The events in Selma deepened a growing rift between Martin Luther King Jr. and young radicals who repudiated his nonviolent methods and commitment to working within the established political framework. As more militant black leaders such as Stokely Carmichael (1941-1998) rose to prominence, King broadened the scope of his activism to address issues such as the Vietnam War and poverty among Americans of all races. In 1967, King and the SCLC embarked on an ambitious program known as the Poor People’s Campaign, which was to include a massive march on the capital.

On the evening of April 4, 1968, King was fatally shot while standing on the balcony of a motel in Memphis, where he had traveled to support a sanitation workers’ strike. In the wake of his death, a wave of riots swept major cities across the country, while President Johnson declared a national day of mourning.

James Earl Ray (1928-1998), an escaped convict and known racist, pleaded guilty to the murder and was sentenced to 99 years in prison. (He later recanted his confession and gained some unlikely advocates, including members of the King family, before his death in 1998.)

After years of campaigning by activists, members of Congress and Coretta Scott King, among others, in 1983 President Ronald Reagan (1911-2004) signed a bill creating a U.S. federal holiday in honor of King. Observed on the third Monday of January, it was first celebrated in 1986.

Agents For Change

Rev. Dr. King was one of the greatest agents for change in American history. And his ideals were deeply rooted in Scripture. I’d like to share a few of his quotes, and some Scripture that not only supports his statements, but can be used by us today so that we, too, can be Agents For Change.

  • John 13:34 – “A new command I give you: Love one another. As I have loved you, so you must love one another.”
  • MLK – “Love is the only force capable of transforming an enemy into a friend.”
  • Matthew 7:12 – “So in everything, do to others what you would have them do to you, for this sums up the Law and the Prophets.”
  • MLK – Life’s most persistent and urgent question is, ‘What are you doing for others.'”
  • 1 John 2:9 – “Anyone who claims to be in the light but hates a brother or sister is still in the darkness.”
  • MLK – “We must learn to live together as brothers or perish together as fools.”
  • Romans 10:12 – “For there is no difference between Jew and Gentile—the same Lord is Lord of all and richly blesses all who call on him,”
  • MLK – “I have decided to stick with love. Hate is too great a burden to bear.”
  • Romans 2:11 – “For God does not show favoritism.”
  • MLK – “Red and Yellow, Black and White…We’re all precious in His sight.”

National Day of Service

Rev. Dr. King truly lived by the principles taught by Scripture. So can we. We just have to set our minds to it. If we simply remember these few Scriptures, and apply them in our lives every day, we too will be Agents For Change. One of the ways we can do this is by commemorating Martin Luther King Day as a Day of Service. How many of us here today even knew that there is a National Day of Service in honor of Martin Luther King Day? Well, there is. In answer to the question posed in our opening quote – What are you doing for others? –  Americans across the country come together each year on the King Holiday to serve their neighbors and communities. The MLK Day of Service is a part of United We Serve, the President’s national call to service initiative. It calls for Americans from all walks of life to work together to provide solutions to our most pressing national problems. It’s a chance to start the year off right by making an impact in your community. (Note – you can read more here.)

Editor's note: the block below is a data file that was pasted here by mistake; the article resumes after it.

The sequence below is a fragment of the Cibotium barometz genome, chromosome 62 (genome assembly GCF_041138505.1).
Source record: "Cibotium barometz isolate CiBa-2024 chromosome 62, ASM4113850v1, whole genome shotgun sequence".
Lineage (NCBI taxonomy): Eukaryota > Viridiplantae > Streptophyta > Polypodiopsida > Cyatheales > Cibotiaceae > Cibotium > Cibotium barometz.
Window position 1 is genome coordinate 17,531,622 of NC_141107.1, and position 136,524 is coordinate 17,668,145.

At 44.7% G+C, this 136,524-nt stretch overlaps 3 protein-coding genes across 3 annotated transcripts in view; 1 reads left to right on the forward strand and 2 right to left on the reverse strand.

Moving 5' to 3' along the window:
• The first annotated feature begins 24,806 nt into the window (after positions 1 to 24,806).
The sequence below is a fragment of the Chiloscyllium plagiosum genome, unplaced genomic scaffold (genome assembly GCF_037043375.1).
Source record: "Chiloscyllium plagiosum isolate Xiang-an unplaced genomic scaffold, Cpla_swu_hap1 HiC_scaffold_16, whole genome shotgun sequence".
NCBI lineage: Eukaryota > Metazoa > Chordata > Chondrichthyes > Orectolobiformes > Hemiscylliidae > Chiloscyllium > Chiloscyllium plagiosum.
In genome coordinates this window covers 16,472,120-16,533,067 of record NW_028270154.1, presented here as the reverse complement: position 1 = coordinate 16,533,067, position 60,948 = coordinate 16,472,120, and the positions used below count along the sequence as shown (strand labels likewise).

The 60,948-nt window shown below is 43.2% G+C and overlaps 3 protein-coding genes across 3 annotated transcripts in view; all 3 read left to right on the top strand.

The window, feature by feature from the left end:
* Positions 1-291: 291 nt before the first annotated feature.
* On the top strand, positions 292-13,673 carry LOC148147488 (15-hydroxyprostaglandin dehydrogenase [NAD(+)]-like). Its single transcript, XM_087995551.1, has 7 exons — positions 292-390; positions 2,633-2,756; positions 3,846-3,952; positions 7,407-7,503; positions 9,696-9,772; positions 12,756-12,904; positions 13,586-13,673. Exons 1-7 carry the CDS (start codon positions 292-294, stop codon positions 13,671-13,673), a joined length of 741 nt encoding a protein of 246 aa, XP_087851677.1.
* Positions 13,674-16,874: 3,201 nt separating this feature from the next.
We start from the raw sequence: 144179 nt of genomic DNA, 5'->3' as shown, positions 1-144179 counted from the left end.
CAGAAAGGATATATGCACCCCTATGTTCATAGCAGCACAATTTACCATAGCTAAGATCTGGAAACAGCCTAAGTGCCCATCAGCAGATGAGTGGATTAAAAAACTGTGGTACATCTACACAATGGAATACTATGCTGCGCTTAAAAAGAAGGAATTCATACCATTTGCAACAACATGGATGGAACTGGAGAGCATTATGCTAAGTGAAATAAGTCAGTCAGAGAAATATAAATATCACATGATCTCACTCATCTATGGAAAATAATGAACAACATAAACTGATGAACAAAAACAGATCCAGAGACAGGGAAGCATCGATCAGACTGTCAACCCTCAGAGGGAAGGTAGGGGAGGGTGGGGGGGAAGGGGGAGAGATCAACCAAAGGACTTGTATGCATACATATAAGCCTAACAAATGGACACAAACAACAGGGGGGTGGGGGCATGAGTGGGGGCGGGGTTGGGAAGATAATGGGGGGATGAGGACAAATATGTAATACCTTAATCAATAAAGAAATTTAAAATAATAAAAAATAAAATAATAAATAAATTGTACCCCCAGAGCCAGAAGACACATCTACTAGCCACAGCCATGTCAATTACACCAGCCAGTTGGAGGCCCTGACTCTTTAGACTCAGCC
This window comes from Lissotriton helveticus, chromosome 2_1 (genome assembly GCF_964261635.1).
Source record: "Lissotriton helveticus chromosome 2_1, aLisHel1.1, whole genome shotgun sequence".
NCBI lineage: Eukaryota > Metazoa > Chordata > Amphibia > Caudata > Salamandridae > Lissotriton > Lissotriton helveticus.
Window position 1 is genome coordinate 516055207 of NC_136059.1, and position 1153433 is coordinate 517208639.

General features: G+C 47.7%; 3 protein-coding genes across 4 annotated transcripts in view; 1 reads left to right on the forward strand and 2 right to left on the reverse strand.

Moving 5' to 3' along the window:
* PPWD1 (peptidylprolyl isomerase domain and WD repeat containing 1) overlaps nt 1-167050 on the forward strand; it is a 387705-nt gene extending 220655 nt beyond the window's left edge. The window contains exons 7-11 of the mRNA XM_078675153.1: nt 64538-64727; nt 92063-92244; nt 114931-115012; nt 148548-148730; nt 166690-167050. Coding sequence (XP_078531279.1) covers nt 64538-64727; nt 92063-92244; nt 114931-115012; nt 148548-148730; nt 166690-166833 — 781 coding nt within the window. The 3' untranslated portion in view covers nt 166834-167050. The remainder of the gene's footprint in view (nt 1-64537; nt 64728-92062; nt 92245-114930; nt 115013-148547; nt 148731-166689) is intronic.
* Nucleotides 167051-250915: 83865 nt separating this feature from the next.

Conclusion

As a church, we already do a lot – and I commend you all. Let me share just some of the ways we already serve our community:

  • First and foremost, our worship services are open to everyone – red, yellow, white, black, brown, straight, gay, lesbian, bisexual, transgender, those who are housed, those who are houseless, those who are dressed up and those who are dressed down, believers and non-believers alike.
  • Our monthly drum circle provides an opportunity for our community to come together and celebrate this wonderful life God has given us, regardless of our particular faith traditions.
  • Our monthly LGBTQ Coffee Social and Game night provides an opportunity for members of the LGBTQ community to gather and socialize in a safe, welcoming, and supportive atmosphere.
  • Our movie night provides the opportunity to bring the community together, to break down barriers, and to examine topical issues from a God-centered perspective.
  • Our Military Family Readiness Group provides support to the families of our military who are, or who will be, deployed.
  • By opening our doors as a warming center, we have provided warmth, shelter, and food to over 125 people in just the past four weeks.
  • And finally, through our Community Give-back Program we will be sending out over $2,500.00; providing assistance and services to paralyzed veterans, food for the hungry and needy, education of our youth, funding children’s cancer research, and providing assistance to Christian ministers worldwide in times of trouble or disaster.

As we gather for fellowship after our service, I’d like us to talk about even more ways in which we can be of service to others, individually and collectively, tomorrow and in the days, weeks, and months to come. Will it always be easy? No. It wasn’t for Dr. King, either. But, if we walk close to Jesus, as Philippians 4:13 tells us, “I can do everything through Him who gives me strength.”

I truly believe it is when we answer Rev. Dr. King’s question that we live our lives as examples of Christ’s love shining through us, and we, too, will be Agents For Change.

Scripture

  • John 13:34
  • Matthew 7:12
  • 1 John 2:9
  • Romans 10:12
  • Romans 2:11
  • Philippians 4:13